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Smith, Spencer J. – American Educational History Journal, 2019
In a time of political turmoil in which both women (#MeToo) and black people (#BlackLivesMatter) are fighting to be heard and recognized, it is worthwhile to look at the past to perhaps uncover new narratives that can give direction. Citizenship Schools provided a way for civil rights activists to civically engage individuals who were previously…
Descriptors: Educational History, Educational Philosophy, Citizenship Education, Civil Rights
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Gunn, Dennis – American Educational History Journal, 2018
Rapid changes in American society in the early twentieth century fostered both a general sense of optimism for America's future and a perceived sense of moral dislocation affecting present and future generations of America's youth. Urbanization, modernization, and the increasing presence of immigrant populations were often viewed as challenges to…
Descriptors: Moral Development, Values Education, United States History, Political Attitudes
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Eddy, Colleen M.; Kuehnert, Eloise Aniag – American Educational History Journal, 2018
The purpose of this paper is to account for the advancement of questioning in mathematics education. Four sections focus on: (1) Importance of Questioning in Education (a historical perspective of questioning from the 1960s through the 1990s); (2) Cognitive Classification of Questions (Costa's Levels of Thinking, Webb's Depth of Knowledge, and…
Descriptors: Mathematics Instruction, Questioning Techniques, Teaching Methods, Constructivism (Learning)
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Hengtgen, Kristen – American Educational History Journal, 2017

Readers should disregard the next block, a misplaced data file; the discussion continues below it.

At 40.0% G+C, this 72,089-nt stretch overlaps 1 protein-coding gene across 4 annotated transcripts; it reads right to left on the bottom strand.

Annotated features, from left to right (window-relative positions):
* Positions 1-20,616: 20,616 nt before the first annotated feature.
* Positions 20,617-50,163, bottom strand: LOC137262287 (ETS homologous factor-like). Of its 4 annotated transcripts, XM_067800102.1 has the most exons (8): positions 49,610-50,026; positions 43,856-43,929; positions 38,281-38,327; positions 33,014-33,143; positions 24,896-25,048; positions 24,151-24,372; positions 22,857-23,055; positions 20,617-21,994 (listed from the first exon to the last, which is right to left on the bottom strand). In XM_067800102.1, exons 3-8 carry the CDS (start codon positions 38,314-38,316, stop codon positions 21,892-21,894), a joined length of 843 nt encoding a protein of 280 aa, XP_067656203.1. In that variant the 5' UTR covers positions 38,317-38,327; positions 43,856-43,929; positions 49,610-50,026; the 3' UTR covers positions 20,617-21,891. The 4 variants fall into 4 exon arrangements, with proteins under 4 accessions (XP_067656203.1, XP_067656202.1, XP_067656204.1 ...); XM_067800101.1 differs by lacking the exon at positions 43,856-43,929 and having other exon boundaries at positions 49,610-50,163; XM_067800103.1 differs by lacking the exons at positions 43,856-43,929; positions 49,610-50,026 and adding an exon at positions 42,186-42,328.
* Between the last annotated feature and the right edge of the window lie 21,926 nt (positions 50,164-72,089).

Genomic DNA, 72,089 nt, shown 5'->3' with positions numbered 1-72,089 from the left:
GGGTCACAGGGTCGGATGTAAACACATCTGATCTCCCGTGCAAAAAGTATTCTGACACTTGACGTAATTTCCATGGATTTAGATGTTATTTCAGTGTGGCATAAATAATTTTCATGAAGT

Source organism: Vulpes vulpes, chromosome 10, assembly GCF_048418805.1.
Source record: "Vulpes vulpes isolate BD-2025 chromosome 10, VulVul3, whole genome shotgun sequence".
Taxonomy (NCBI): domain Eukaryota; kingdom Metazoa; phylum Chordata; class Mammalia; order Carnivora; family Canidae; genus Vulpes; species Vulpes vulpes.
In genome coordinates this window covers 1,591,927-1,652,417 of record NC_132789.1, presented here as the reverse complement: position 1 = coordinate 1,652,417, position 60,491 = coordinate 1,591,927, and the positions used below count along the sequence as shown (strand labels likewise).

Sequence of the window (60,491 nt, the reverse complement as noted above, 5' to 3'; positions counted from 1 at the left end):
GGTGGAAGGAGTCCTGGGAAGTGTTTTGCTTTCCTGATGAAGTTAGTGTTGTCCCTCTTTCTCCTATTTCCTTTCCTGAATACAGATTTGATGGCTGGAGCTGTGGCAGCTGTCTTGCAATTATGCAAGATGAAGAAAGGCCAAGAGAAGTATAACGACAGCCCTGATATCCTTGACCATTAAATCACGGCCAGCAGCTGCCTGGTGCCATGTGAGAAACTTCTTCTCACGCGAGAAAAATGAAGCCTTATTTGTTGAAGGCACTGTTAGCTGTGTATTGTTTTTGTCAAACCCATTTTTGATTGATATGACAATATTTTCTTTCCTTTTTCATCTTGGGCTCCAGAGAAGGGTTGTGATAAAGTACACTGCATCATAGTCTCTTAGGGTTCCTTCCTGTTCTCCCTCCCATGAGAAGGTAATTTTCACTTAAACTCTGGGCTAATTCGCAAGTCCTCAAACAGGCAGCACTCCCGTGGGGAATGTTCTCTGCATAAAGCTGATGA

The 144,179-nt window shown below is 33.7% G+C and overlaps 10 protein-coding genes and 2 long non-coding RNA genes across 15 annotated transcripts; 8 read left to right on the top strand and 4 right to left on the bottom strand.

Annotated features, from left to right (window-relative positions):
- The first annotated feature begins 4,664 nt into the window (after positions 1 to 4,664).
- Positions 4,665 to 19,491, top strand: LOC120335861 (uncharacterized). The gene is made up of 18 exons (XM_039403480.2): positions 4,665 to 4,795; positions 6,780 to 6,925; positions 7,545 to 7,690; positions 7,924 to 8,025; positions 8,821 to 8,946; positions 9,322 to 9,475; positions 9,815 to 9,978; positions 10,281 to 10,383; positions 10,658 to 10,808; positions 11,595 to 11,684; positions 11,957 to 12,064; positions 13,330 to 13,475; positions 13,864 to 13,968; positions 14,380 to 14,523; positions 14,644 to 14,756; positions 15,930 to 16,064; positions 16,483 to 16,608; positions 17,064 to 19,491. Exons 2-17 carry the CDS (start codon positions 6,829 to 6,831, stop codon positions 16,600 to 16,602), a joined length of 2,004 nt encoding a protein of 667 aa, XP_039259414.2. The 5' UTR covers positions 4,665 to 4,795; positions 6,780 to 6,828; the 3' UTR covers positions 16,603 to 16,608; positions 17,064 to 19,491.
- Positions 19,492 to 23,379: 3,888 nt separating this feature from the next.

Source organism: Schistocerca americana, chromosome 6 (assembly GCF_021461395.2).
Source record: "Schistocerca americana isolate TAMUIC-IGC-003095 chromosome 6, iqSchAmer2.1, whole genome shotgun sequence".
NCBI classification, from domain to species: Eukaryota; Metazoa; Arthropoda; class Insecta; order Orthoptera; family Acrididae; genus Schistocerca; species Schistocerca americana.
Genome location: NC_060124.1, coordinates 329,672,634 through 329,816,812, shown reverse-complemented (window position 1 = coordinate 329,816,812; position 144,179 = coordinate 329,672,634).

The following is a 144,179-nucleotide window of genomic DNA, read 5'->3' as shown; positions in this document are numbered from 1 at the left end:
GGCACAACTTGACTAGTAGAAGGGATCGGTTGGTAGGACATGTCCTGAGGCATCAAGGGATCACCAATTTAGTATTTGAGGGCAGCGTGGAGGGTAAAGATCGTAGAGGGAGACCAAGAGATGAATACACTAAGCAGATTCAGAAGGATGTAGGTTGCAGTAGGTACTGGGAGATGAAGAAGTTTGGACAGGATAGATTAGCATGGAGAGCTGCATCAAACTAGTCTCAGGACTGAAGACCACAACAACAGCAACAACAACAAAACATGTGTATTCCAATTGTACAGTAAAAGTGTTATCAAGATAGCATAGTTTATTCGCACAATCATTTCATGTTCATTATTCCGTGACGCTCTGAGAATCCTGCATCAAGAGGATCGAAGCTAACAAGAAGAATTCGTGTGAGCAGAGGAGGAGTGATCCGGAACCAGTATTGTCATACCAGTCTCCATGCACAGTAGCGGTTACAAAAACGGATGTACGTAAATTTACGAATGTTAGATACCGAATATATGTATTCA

In 1966, as the old county courthouse in Delaware County moved to a new building, there was no easy way to relocate the years of old documents and artifacts that had been collecting dust in the disorganized basement and attic since 1880. The decision was made. Thousands of documents, ledgers, and manuscripts from the founding of the county in 1827…
Descriptors: Higher Education, Laboratory Training, History Instruction, Local History
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McCarther, Shirley Marie; Davis, Donna M. – American Educational History Journal, 2017
Gloria Ladson-Billings' (1995) ground-breaking work around the theory of culturally relevant pedagogy has shaped the discourse in schools and education programs for over twenty years. Her belief that schools should be places where students and teachers come together to have meaningful educational experiences has provided a foundation for…
Descriptors: Culturally Relevant Education, Urban Schools, Teaching Methods, Educational Experience
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Watras, Joseph – American Educational History Journal, 2016
World War I marked an important turning point in progressive education. With the founding of the Progressive Education Association (PEA) in 1919 advocates had an organization that stood against pedagogical formalism. This essay provides a discussion of this new approach to education, the possibilities of the contributions progressive schools made…
Descriptors: Progressive Education, Organizations (Groups), Educational Philosophy, Social Change
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Zahner, Mary – American Educational History Journal, 2016
The nineteenth century educational experiment by Amos Bronson Alcott and Elizabeth Palmer Peabody at the Temple School in Boston from 1834-1836 was generally considered a failure. Nevertheless, a narrow window of the experiment planted the seed for future interest in early childhood education by means of Peabody's (1836) "Record of a School:…
Descriptors: Educational Philosophy, Early Childhood Education, Publications, Teaching Methods
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Bailey, Lucy E. – American Educational History Journal, 2015